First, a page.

BUTTERCUP BILL & THE GIRLS BEHIND IT
Featured Image of Emilie & Remy photographed by KELSEY BENNETT
Amour fou, or doomed love, is a constant throughout the twisted plight of Patrick and Pernilla. Set to a hazy days dreamscape typical of the South, the film rocks gently to a backdrop of classic soul, something that reminds me of an afternoon mix tape you would listen to on a quiet porch. If you are into film theory and scopophilia is one of your favorite words, you will love the unexpected, rarely used female gaze of the psychological, sexual semi-thriller that is Buttercup Bill. Even if you are not a total nerd about noticing how long a shot is held before a cut, or the colors that remind you of the last time you were drinking by the Mississippi, it’s a film that will pull you in. With a style reminiscent of David Lynch, and lovers who seem more like twins separated at birth (if you’ve read Ada or Ardor: A Family Chronicle by Nabokov you’ll perk up a bit in your seat), friends who might actually be soul mates,Émilie Richard-Froozan and Remy Bennett, have produced a piece that is breath-taking, twisted, and painfully poignant upon realization that it is based even a little on biographical incidences.
ÉMILIE: When I was a kid my father hated children and he didn’t know what to do with them really, so when he spent time with me he’d take me to do what he wanted to do, and he liked to go to the movies. So he took me to all of these film festivals in the city and took me to a bunch of movies that I probably shouldn’t have seen and I just sort of got into it.
REMY: I mean, same thing for me, basically. It just started very, very young. My grandmother was a huge cinephile and we’d hang out and watch movies. So it basically it was an early-on family “thing.”
ÉMILIE: Remy and I met when we were 16 and were very different people, were complete opposites. Like we were at a court kind of a thing, and Remy was actively trying to get kicked out of it because she just wanted to go home and I was like “Oh no, don’t listen to her, don’t listen to her!” She was the rebellious, crazy one, and I was the goody-two-shoes. I guess with our scripts, when we’d get creative, those two sides would come out and reverse themselves and split back and forth but whatever it was – we were always in-sync with what we wanted to do but coming from two completely different angles.
REMY: I think, also, because we’re such good friends, underlying everything else there’s definitely a mutual respect there. So we can talk about different ideas or debate things, sort of go “Okay, well one person is going to have to compromise,” but it’s never personal, it’s never vindictive. It’s always a very positive, creative thing. We love the same things, we share books, we share movies, hang out and just sort of workshop things with each other, which is nice.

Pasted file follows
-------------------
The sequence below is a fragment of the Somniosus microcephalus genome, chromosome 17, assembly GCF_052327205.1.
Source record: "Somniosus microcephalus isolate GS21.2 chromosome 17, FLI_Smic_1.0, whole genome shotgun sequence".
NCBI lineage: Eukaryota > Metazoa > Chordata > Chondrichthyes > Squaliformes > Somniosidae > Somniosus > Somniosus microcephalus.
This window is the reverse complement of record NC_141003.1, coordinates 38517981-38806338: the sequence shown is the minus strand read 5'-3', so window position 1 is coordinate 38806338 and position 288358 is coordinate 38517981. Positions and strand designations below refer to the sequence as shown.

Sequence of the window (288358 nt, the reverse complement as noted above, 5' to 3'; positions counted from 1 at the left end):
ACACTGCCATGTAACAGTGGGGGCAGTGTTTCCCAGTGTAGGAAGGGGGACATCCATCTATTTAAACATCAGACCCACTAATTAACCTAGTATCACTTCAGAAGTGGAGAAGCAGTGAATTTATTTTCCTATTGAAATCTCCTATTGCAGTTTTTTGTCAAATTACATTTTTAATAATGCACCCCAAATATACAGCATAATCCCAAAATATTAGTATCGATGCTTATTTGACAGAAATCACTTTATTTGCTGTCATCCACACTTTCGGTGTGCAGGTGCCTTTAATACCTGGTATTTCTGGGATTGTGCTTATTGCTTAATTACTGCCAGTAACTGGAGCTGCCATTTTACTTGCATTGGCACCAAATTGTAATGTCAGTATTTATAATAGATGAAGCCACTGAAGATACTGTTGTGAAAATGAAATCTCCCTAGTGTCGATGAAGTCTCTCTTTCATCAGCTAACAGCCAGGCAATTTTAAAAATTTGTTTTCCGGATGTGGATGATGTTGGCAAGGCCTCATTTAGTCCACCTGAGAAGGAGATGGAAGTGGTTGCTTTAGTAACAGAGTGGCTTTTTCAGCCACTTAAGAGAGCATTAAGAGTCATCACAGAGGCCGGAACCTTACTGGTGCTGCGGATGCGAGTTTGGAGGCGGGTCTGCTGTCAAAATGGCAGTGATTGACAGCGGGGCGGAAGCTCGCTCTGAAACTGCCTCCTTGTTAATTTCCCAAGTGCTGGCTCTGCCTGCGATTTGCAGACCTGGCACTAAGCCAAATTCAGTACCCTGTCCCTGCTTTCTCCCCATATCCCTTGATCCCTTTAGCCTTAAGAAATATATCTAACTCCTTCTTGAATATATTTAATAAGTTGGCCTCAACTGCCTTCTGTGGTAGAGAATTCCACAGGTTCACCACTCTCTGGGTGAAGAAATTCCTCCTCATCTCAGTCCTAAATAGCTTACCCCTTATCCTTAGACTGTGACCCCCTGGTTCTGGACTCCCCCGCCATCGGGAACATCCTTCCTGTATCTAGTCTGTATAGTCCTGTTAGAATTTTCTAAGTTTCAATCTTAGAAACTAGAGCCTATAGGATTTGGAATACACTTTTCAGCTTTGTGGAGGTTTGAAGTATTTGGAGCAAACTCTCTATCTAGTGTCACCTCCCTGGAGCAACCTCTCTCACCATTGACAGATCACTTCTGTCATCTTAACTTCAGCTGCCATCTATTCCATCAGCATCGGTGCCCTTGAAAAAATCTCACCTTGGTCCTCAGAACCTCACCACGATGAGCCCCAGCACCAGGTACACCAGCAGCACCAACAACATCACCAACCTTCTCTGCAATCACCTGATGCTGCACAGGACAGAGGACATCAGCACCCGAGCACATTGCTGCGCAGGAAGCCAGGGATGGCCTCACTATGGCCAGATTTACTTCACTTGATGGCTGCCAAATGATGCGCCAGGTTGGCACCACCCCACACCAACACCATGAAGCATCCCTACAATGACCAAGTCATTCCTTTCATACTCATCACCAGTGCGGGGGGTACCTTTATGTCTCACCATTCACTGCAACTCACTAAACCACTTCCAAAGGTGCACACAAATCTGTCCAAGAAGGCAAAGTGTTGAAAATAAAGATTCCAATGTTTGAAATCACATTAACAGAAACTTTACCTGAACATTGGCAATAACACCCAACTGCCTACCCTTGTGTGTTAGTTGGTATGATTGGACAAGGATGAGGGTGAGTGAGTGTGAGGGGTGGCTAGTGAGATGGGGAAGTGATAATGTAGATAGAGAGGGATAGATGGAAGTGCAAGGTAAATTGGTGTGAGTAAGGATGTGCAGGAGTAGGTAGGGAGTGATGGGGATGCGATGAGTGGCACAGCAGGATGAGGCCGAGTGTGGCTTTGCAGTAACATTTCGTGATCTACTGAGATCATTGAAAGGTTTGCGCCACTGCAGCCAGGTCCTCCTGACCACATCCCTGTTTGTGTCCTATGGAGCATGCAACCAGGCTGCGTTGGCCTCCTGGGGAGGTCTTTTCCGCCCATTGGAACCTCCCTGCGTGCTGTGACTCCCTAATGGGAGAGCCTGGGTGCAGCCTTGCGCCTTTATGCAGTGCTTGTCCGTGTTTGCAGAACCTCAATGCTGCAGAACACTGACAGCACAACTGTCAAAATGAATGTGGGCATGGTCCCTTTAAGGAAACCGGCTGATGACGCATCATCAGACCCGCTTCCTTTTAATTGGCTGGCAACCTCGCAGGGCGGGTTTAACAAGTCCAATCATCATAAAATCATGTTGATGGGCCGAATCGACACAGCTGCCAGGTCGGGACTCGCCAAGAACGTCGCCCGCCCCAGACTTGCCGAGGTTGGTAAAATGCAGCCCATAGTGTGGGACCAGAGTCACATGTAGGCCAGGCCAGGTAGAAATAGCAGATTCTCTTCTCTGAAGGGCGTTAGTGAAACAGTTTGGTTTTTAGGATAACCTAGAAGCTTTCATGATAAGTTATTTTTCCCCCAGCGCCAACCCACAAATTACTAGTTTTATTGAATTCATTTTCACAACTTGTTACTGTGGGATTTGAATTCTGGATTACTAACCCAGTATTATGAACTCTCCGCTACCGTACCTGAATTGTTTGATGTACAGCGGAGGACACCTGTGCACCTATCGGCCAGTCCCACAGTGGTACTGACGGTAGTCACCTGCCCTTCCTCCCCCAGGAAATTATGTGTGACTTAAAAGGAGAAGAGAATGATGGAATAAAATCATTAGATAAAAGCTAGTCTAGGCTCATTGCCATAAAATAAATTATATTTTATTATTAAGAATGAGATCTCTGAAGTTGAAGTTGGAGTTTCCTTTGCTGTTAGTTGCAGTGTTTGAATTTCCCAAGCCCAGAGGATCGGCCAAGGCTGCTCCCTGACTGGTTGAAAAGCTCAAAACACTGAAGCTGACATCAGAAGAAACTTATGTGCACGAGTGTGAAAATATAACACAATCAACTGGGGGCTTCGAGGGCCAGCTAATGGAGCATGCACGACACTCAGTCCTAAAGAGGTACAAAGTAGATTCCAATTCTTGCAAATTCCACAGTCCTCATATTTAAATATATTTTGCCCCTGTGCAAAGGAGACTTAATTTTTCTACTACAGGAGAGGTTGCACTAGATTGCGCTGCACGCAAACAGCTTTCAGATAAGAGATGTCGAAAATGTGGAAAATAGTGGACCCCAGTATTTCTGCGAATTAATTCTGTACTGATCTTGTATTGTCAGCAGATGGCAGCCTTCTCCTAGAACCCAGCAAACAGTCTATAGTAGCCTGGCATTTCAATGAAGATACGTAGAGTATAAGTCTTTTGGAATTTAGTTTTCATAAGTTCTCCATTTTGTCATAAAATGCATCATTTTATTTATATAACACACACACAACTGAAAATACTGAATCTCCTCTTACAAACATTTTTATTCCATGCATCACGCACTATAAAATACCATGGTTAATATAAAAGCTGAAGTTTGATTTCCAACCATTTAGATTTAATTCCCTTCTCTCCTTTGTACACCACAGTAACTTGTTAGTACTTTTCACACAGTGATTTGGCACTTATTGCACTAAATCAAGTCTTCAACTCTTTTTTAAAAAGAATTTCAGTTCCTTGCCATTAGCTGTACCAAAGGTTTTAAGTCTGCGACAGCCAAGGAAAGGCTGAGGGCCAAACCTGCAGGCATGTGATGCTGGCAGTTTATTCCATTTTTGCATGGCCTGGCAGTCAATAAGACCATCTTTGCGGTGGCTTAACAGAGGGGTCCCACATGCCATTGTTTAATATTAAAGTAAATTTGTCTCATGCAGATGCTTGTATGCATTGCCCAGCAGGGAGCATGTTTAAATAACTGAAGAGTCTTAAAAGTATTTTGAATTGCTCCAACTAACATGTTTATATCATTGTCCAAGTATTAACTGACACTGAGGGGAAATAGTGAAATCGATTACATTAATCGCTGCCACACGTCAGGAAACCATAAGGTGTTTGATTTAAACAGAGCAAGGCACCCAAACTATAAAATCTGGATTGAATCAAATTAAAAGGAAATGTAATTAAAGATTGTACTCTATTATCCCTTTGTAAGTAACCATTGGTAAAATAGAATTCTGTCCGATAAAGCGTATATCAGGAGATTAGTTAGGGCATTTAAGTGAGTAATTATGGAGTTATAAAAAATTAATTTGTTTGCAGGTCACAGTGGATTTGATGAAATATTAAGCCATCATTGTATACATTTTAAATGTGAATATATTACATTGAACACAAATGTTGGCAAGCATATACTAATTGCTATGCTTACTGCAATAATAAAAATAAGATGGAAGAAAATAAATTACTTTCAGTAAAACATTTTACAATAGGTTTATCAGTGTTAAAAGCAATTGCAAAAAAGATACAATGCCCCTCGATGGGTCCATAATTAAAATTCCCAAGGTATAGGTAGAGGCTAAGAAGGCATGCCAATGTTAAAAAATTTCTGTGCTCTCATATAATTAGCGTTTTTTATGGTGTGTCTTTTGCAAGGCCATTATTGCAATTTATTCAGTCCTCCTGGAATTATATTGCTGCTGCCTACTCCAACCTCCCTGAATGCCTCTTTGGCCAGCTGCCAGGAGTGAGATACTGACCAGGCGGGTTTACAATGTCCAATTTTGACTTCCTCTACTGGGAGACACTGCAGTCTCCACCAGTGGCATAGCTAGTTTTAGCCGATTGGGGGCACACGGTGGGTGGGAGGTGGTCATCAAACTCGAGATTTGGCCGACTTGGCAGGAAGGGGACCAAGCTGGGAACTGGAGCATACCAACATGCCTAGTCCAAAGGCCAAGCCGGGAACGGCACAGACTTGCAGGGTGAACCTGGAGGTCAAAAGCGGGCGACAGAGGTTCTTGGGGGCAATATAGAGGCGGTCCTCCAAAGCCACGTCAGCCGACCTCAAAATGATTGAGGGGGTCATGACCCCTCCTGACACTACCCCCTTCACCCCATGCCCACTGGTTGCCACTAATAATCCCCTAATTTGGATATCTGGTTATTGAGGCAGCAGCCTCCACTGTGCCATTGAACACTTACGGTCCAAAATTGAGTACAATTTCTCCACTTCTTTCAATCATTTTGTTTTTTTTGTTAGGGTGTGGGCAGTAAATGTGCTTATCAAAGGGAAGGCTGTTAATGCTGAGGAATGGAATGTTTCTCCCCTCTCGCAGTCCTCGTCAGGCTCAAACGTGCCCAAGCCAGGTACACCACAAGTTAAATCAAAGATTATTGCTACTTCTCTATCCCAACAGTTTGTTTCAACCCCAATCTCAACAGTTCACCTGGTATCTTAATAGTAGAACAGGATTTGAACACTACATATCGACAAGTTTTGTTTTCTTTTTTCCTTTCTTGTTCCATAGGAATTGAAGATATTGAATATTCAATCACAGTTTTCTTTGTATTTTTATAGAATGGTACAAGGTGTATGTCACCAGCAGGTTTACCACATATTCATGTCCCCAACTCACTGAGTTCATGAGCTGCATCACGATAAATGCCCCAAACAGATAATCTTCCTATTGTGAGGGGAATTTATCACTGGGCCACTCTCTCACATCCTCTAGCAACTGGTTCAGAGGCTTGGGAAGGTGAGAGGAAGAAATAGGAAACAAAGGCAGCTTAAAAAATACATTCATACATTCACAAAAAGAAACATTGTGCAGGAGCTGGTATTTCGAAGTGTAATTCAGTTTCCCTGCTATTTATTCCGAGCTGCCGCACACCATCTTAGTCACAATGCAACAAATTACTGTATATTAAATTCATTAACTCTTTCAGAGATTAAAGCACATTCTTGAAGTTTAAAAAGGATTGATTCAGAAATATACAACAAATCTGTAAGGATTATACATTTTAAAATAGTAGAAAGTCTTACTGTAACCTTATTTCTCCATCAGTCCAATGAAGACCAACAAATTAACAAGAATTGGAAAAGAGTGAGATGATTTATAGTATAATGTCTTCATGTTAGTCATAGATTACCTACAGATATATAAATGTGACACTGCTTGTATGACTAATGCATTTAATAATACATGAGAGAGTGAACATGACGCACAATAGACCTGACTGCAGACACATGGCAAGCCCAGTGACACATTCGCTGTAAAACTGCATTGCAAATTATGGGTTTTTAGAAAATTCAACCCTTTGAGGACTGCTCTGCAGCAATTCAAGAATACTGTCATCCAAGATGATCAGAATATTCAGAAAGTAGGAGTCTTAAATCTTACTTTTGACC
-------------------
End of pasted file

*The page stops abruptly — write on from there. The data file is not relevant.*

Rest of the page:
ÉMILIE: I guess “Buttercup Bill,” our movie, if I had to sum it up would be – and I think it’s the way anyone can relate to the film – it’s about somebody in your life, and it works so well just you and them on your own, but when it comes to the rest of the world and society, it just doesn’t; it’s something very common and it’s something that you want more than anything. It’s that spark or that feeling in all of the movies or books you’ve ever read, but it’s not really sustainable. It’s about anything you’ve ever wanted but could never have.
DID YOU WRITE THE SCRIPT TOGETHER?
(IN UNISON) Yup!
ÉMILIE: Well, we just drew a lot of inspiration from our lives, it was basically an amalgamation of both of our experiences, but also a lot of literature and photography that we really liked.
REMY: We liked the idea that art does not have to be uplifting to reveal things, and that it doesn’t have to have a positive message, per se. To embrace art that can be dark and negative and unapproachable is something that we were really into doing – it isn’t like there’s some bright and shiny message at the end of the film. But the inspiration was definitely biographical in terms of both of our lives.
ÉMILIE: It kind of happened at this moment when both of us had gone through very different things but, aesthetically, it all came together in this world that was quite similar in the end.
DOWN TO NEW ORLEANS.
ÉMILIE: Ummmm… have you ever seen “Apocalypse Now?” (laughs) It’s kind of like that! We shot in Louisiana during a heat wave, and there were a lot of bugs, and it was crazy.
REMY: Also, the reason why we shot down there is because we have this whole group of friends there, so it was a very supportive environment –
ÉMILIE: It wasn’t random. Before we even got this (movie) together, I had this boyfriend who lived down there. So basically I fell in love and went to go see this guy, he lived in this house, and it’s the house where we ended up shooting the movie. It’s this amazing house and there were a lot of people living in it. Remy came down to visit and we were like “Let’s write a movie!” So we wrote the script and had the locations, which are sort of like characters themselves.
REMY: And a lot of our friends ended up playing themselves.
This interview was published on SHK 06.14.